Genome Research and Pharmacovigilance

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Chapter: Pharmacovigilance: Keynote Clinical Lessons from Pharmacovigilance

The large pharmacovigilance databases have been, and will continue to be, remarkably useful in focus-ing on safety issues of individual drugs or families of drugs.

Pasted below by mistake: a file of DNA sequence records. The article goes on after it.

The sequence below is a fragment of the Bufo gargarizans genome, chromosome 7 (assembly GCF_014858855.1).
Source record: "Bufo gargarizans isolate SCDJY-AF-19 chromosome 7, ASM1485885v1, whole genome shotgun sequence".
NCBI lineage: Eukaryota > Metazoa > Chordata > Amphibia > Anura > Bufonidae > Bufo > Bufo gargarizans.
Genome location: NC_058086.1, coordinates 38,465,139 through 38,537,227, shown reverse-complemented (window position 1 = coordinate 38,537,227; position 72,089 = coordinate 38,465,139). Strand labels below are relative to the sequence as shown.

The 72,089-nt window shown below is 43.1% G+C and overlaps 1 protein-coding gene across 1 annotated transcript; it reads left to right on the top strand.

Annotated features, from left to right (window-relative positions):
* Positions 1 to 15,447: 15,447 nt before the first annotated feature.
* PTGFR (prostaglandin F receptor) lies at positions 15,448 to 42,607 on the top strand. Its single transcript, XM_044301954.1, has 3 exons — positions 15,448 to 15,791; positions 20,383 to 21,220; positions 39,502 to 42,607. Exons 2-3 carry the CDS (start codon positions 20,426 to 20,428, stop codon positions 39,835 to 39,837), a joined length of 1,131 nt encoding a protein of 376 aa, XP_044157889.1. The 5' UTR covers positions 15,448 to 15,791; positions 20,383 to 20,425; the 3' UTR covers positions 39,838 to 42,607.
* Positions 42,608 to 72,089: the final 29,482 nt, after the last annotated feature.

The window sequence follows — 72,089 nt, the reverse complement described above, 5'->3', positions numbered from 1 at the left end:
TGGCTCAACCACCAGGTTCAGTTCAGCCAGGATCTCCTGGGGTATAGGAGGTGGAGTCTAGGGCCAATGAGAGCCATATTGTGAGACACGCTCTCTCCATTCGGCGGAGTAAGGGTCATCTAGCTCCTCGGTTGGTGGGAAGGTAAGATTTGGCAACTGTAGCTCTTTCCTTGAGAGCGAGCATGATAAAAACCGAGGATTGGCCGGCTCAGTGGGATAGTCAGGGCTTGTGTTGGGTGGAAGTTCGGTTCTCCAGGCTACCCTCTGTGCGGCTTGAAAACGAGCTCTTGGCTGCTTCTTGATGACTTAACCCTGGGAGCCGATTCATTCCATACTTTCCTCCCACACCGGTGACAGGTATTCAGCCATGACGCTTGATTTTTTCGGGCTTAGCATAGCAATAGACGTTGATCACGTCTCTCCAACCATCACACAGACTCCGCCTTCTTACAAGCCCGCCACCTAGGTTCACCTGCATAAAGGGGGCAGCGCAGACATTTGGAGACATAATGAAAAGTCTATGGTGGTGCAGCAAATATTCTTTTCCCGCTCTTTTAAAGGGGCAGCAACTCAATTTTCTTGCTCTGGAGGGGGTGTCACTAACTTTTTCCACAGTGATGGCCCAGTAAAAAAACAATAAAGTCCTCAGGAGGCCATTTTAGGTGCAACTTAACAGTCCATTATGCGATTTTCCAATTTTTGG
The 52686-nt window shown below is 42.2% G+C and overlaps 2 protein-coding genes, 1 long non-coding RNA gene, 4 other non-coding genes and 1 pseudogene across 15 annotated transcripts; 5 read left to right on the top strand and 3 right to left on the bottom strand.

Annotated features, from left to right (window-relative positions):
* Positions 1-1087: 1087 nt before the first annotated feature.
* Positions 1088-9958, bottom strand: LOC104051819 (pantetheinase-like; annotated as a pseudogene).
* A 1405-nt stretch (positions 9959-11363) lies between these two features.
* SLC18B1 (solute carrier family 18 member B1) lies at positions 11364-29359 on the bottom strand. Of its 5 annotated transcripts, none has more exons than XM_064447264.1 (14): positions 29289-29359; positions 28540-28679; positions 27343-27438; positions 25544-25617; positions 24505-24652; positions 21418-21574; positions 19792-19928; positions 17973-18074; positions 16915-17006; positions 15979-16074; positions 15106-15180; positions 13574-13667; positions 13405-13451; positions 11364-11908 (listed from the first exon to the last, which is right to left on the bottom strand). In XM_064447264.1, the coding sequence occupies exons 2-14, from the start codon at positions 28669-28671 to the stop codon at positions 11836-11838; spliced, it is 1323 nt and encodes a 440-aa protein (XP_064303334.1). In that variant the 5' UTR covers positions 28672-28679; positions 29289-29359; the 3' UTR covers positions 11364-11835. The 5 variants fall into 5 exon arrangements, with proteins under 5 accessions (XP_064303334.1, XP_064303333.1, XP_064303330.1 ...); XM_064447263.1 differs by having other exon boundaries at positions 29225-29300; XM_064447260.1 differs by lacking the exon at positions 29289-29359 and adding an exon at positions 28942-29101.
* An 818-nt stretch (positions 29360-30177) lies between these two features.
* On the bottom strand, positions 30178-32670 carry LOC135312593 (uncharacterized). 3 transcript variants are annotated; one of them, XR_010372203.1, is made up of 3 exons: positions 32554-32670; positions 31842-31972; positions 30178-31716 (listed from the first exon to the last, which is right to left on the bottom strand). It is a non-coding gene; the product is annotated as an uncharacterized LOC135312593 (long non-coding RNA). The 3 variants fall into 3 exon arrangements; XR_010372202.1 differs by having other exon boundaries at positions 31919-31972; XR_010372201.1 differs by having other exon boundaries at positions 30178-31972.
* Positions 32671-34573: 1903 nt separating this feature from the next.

The large pharmacovigilance databases have been, and will continue to be, remarkably useful in focus-ing on safety issues of individual drugs or families of drugs. Nonetheless, in the foreseeable future this will not be sufficient on its own to justify their expansion and increasingly widespread use. Some have been in existence for over 10 years and hence have capabil-ity of detecting drug-induced neoplasias, which could remain undetected in those exposed to long-term ther-apies using other techniques. The only significant area in which this seems to have occurred to date, apart from very rare tumours in users of regular hormone therapies, is with the long-term immunosuppressed patients. This is good news insofar as it goes. The power of the databases to recognise tumour forma-tion in long-term recipients of individual medicines or classes of medicines would be greatly enhanced were they to include a sizeable sub-population for whom genetic footprints were known. Such an advance is now coming within our grasp. Whilst a number of groups are looking at setting up new surveillance systems to include genetic profiles in the informa-tion they capture, the real prizes are likely to be won by grafting this additional information on to existing large data sets in which long-term studies have already been undertaken. The pay-off from this research is likely to be not only a greater understanding of the links between the genome and adverse drug events, but also a better understanding of tumour genesis in the population at large. Were these issues to be clarified, it is theoretically possible that a proportion of susceptible individuals could be advised to avoid certain drugs before they have ever been exposed to them. One suspects this will take several decades to achieve, but it could have the overall benefit of reduc-ing individual risks of adverse events and prolonging the useful life of those drugs that have problems in a specific small sub-set of the population of recipi-ents, but are otherwise acceptably safe and of good reputation. Clearly, such a development could only go ahead with the full approval of participating individu-als. Nonetheless, it will also require societal debates if it is to experience seamless progress to its desired end. Genome research not only has significance for the population, but it also has important relevance to indi-vidual participants. The legal implications of acquir-ing knowledge about one’s genetic information cannot be ignored. It is not merely a matter for the individual, but also a matter for the entire family involved. The consequences for individuals seeking life insurance, a mortgage, paying maintenance together with numer-ous other life-decisions with long-term consequences are potentially enormous and must be considered care-fully before we embark on such monitoring projects.

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